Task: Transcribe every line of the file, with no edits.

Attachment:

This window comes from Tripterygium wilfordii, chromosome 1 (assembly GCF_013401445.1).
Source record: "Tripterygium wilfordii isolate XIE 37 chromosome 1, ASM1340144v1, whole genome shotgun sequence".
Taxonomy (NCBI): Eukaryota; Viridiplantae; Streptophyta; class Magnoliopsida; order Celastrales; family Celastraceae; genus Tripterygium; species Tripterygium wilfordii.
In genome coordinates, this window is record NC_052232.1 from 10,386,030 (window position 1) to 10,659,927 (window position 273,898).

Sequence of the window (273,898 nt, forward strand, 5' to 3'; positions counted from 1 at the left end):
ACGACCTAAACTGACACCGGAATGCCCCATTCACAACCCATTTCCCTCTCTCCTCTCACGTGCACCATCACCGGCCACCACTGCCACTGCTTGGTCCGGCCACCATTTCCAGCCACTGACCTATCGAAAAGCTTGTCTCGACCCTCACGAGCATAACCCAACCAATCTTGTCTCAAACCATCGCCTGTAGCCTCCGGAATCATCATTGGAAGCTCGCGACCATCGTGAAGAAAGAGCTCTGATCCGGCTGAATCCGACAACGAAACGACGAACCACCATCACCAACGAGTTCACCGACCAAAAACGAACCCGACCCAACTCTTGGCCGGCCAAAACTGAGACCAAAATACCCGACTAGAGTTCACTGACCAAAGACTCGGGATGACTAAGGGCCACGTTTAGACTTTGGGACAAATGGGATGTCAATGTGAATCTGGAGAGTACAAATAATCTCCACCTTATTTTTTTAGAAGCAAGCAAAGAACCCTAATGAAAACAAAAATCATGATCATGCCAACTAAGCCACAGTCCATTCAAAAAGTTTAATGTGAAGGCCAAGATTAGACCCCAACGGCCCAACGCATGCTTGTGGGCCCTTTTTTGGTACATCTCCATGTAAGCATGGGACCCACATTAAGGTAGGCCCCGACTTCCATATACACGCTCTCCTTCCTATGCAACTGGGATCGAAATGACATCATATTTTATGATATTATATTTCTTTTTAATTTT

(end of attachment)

This window comes from Tripterygium wilfordii, chromosome 1 (assembly GCF_013401445.1).
Source record: "Tripterygium wilfordii isolate XIE 37 chromosome 1, ASM1340144v1, whole genome shotgun sequence".
Taxonomy (NCBI): Eukaryota; Viridiplantae; Streptophyta; class Magnoliopsida; order Celastrales; family Celastraceae; genus Tripterygium; species Tripterygium wilfordii.
In genome coordinates, this window is record NC_052232.1 from 10,386,030 (window position 1) to 10,659,927 (window position 273,898).

Sequence of the window (273,898 nt, forward strand, 5' to 3'; positions counted from 1 at the left end):
ACGACCTAAACTGACACCGGAATGCCCCATTCACAACCCATTTCCCTCTCTCCTCTCACGTGCACCATCACCGGCCACCACTGCCACTGCTTGGTCCGGCCACCATTTCCAGCCACTGACCTATCGAAAAGCTTGTCTCGACCCTCACGAGCATAACCCAACCAATCTTGTCTCAAACCATCGCCTGTAGCCTCCGGAATCATCATTGGAAGCTCGCGACCATCGTGAAGAAAGAGCTCTGATCCGGCTGAATCCGACAACGAAACGACGAACCACCATCACCAACGAGTTCACCGACCAAAAACGAACCCGACCCAACTCTTGGCCGGCCAAAACTGAGACCAAAATACCCGACTAGAGTTCACTGACCAAAGACTCGGGATGACTAAGGGCCACGTTTAGACTTTGGGACAAATGGGATGTCAATGTGAATCTGGAGAGTACAAATAATCTCCACCTTATTTTTTTAGAAGCAAGCAAAGAACCCTAATGAAAACAAAAATCATGATCATGCCAACTAAGCCACAGTCCATTCAAAAAGTTTAATGTGAAGGCCAAGATTAGACCCCAACGGCCCAACGCATGCTTGTGGGCCCTTTTTTGGTACATCTCCATGTAAGCATGGGACCCACATTAAGGTAGGCCCCGACTTCCATATACACGCTCTCCTTCCTATGCAACTGGGATCGAAATGACATCATATTTTATGATATTATATTTCTTTTTAATTTT